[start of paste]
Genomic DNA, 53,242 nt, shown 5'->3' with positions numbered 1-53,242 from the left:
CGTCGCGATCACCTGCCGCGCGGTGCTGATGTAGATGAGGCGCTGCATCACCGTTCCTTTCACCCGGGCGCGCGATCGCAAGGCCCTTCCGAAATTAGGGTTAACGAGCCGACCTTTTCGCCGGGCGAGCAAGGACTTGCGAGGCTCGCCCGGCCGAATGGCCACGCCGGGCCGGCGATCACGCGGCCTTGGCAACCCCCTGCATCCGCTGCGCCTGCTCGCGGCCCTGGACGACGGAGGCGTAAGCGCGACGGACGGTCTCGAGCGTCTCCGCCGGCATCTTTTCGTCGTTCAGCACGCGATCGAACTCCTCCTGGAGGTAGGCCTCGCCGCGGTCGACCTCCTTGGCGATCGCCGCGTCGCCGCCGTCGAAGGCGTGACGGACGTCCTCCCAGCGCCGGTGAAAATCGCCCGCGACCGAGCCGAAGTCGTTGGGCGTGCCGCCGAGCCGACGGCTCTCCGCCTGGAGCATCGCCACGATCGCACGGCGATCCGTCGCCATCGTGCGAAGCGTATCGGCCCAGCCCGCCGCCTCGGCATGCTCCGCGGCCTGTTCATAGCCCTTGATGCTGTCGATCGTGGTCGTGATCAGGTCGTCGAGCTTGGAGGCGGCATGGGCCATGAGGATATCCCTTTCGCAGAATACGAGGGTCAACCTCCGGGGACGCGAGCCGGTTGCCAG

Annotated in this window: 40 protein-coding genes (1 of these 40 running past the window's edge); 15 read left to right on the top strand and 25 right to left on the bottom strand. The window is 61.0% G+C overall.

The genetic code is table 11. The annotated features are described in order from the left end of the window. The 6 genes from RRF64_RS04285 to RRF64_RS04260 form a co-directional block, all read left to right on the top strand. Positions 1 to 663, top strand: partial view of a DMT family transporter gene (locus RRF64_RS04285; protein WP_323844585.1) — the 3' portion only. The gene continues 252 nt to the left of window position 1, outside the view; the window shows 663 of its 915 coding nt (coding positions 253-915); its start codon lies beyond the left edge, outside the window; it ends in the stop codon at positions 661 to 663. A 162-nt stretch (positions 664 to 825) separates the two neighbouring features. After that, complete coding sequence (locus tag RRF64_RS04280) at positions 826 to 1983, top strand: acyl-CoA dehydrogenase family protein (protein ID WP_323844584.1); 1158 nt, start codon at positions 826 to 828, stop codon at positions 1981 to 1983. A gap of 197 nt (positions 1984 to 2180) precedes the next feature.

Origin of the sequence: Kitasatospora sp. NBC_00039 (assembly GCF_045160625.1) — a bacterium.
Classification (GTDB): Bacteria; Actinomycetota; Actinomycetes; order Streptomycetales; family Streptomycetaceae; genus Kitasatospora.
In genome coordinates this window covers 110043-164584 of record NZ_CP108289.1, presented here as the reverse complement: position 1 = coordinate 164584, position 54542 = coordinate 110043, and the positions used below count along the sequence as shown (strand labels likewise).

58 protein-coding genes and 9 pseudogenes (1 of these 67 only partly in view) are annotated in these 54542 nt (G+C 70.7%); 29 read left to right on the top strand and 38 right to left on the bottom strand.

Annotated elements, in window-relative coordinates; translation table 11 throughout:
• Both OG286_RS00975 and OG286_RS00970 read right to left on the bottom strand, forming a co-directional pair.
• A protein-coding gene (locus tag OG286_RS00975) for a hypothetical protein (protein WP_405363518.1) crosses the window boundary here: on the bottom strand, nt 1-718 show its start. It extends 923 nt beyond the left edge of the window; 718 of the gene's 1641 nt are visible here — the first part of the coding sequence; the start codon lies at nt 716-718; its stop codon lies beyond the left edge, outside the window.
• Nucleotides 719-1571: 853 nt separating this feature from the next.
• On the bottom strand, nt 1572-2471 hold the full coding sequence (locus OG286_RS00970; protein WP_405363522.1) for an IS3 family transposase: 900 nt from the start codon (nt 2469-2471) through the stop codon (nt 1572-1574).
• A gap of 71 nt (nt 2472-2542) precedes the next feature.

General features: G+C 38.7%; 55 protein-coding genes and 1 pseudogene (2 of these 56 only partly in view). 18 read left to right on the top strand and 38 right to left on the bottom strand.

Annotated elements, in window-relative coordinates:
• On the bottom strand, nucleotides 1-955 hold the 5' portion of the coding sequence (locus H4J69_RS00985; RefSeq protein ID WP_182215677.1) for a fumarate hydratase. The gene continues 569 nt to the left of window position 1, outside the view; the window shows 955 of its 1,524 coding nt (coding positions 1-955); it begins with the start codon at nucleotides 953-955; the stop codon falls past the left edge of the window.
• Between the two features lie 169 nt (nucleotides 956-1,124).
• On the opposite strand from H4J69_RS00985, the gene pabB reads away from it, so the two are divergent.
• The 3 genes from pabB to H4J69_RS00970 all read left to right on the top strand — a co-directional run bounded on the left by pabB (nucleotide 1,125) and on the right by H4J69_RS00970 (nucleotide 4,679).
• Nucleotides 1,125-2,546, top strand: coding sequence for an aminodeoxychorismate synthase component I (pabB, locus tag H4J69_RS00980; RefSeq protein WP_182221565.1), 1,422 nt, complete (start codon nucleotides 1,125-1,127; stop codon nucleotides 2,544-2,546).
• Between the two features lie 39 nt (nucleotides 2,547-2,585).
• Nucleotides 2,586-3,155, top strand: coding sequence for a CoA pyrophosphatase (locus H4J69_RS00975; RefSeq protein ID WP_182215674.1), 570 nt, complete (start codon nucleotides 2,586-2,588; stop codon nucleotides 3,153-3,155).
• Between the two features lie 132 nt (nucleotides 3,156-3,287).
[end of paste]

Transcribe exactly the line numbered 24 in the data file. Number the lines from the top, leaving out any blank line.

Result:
• Between the two features lie 132 nt (nucleotides 3,156-3,287).